Shane Harms
Fred Cho, owner of Bon Ton Cleaners showing off the new machine. The new machine can dry clean up to 45 pounds of clothing.

Toxic chemicals in North Ballard are ‘taken to the cleaners’

Bon Ton Cleaners, in North Ballard at 801 NW 85th St. is cleaning more than your office-wear; they are cleaning up the environment and their workplace by replacing their old dry cleaning machine with a new “green” cleaner.

Bon Ton has taken advantage of the King County Local Hazardous Waste Management Program and received a $15,000 grant to replace their dry cleaning machine that used hazardous chemicals and wasted energy.

Bon Ton was one of four dry cleaners in King County that qualified to receive the grant from the County. The grant helps pay for new machines that are more efficient and do not use harmful chemicals. Older dry cleaning equipment uses a solvent called perchloroethylene (perc), which the EPA declares a probable carcinogen. The fumes are toxic and it should not make direct contact with skin. Moreover, the chemical is a nervous system depressant and long time exposure is thought to be linked to Parkinson Disease.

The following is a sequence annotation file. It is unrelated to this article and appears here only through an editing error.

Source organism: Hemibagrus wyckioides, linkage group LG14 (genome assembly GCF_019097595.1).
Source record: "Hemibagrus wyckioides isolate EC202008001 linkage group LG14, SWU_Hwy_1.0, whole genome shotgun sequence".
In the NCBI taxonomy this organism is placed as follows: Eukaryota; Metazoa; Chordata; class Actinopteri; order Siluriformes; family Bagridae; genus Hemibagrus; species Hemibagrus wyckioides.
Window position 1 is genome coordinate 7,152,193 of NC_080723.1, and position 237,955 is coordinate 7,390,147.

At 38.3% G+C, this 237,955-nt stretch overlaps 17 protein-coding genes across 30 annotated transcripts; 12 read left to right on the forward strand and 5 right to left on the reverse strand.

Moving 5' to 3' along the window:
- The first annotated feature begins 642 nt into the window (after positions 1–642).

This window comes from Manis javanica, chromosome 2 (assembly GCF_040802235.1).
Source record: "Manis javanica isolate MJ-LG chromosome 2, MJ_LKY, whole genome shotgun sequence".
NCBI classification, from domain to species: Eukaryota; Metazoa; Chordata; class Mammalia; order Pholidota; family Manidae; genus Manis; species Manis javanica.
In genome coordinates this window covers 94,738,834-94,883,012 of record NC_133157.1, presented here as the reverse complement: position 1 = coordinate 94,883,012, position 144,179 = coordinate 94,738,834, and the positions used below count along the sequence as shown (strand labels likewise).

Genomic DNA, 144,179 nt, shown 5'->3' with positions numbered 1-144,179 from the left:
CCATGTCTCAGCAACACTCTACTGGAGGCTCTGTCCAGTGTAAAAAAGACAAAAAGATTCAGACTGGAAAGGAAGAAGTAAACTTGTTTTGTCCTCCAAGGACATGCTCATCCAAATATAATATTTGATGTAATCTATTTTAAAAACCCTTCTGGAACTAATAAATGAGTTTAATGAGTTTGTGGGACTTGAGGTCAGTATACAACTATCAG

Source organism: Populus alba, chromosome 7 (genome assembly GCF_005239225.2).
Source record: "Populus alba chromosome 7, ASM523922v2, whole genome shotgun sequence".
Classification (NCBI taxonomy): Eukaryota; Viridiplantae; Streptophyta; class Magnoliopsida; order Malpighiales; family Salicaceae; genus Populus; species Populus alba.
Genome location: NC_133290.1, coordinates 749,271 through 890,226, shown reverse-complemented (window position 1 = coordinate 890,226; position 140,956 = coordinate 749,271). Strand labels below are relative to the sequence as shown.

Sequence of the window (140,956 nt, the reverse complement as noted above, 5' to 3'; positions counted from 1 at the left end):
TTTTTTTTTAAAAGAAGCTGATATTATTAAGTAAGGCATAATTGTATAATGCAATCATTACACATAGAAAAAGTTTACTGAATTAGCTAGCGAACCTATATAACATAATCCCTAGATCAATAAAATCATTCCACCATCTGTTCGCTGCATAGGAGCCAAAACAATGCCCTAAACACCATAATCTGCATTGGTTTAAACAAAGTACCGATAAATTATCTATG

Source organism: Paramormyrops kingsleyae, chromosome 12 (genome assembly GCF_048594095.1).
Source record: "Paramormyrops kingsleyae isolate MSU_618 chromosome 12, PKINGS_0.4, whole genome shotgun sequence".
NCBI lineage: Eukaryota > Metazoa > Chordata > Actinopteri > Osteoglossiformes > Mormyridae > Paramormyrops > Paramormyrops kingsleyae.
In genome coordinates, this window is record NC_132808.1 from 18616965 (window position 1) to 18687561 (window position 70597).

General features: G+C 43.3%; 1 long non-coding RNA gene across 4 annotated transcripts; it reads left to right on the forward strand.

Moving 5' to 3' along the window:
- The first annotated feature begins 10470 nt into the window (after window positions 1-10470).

Fred Cho, owner of Bon Ton Cleaners, is elated with the new machine.

“We got the new machine because the old machine used 'perc' and that smells so strong – very strong. It’s really toxic stuff. It was the best solution for dry cleaning for a long time, but the smell was just so strong, and now there are new, cleaner machines,” said Cho.

Cho is 68 and is originally from San Diego. He has been in the dry cleaning business for over thirty years and operating at this space in North Ballard/Greenwood for 10 years. Cho was a dry cleaner technician before he opened his own shop and knows all too well how inefficient and toxic the older machines are.

Cleaner businesses have strict regulations on managing perchloroethylene, but Cho wanted to fully eliminate the use of the solvent for the benefit of his employees and the environment.

The new machine cost Cho $60,000, and the $15,000 from the County went toward that sum. To Cho, it’s worth it to know they there is no harm from toxins to his employees and it’s safe for the environment.

“It’s oil free and good for the environment. That’s why it’s colored green,” joked Cho.

The green machine arrived two months ago. It can dry clean up to 45 pounds. Now that’s a lot of wedding gowns in a single load.

“I’m very happy with it. The other machine was pretty old. … Now we have happier employees -- no smell, no hazardous waste.”

The Local Hazardous Waste Management Program provids grants and other services through a partnership of more than 40 cities and tribal governments working with King County to reduce threats posed from hazardous materials and wastes. For more information about this program, visit

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